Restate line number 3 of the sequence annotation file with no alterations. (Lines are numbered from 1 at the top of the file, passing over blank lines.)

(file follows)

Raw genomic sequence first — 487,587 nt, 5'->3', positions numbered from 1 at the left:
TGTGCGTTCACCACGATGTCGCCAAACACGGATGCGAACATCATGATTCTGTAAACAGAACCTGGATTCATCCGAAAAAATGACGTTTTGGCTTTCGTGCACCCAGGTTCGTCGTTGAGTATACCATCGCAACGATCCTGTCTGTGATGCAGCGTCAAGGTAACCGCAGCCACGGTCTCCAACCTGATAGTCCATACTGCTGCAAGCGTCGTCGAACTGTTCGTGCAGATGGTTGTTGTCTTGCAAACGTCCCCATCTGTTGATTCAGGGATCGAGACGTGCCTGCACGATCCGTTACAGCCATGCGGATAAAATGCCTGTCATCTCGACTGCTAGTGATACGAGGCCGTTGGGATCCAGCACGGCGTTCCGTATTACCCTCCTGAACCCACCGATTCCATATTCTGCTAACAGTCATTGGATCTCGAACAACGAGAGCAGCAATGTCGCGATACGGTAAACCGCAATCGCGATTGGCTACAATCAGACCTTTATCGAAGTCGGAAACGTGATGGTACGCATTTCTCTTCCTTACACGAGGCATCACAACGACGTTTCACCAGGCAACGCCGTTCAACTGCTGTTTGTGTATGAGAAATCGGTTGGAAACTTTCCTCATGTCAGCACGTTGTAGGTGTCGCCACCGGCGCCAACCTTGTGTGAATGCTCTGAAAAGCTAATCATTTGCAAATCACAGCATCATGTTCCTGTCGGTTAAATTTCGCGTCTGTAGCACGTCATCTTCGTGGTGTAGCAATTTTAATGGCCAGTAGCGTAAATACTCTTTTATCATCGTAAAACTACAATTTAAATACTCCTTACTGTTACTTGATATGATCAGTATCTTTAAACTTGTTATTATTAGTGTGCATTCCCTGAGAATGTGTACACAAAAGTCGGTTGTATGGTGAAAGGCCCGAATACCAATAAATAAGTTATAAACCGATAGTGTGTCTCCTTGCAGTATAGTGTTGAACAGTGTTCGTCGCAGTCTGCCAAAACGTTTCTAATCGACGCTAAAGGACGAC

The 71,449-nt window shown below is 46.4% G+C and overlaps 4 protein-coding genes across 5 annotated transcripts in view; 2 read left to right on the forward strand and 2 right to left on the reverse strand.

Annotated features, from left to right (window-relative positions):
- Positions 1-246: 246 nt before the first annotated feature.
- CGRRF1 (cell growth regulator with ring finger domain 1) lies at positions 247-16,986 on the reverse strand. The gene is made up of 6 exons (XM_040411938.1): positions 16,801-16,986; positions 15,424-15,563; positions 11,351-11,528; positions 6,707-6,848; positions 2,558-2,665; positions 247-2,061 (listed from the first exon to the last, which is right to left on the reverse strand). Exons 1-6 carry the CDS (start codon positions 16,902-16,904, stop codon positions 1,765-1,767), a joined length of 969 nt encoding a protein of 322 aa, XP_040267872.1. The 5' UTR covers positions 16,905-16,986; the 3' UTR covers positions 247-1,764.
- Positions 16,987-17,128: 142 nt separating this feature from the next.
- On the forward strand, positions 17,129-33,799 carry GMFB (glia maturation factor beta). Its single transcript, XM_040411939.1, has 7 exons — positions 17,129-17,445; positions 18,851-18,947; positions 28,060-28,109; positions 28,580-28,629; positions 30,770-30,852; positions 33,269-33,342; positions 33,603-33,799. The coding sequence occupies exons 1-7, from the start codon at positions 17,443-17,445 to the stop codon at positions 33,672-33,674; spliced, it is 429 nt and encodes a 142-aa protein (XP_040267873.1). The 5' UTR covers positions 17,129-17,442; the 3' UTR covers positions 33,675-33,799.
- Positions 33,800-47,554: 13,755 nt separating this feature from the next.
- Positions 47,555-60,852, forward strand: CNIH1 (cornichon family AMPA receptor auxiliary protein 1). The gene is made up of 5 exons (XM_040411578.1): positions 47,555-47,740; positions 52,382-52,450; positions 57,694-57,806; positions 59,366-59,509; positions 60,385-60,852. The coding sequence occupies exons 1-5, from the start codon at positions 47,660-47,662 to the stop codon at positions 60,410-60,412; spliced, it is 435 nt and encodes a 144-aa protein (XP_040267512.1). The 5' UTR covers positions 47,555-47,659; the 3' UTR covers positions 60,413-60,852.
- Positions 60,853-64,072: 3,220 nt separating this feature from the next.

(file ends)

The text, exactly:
The 71,449-nt window shown below is 46.4% G+C and overlaps 4 protein-coding genes across 5 annotated transcripts in view; 2 read left to right on the forward strand and 2 right to left on the reverse strand.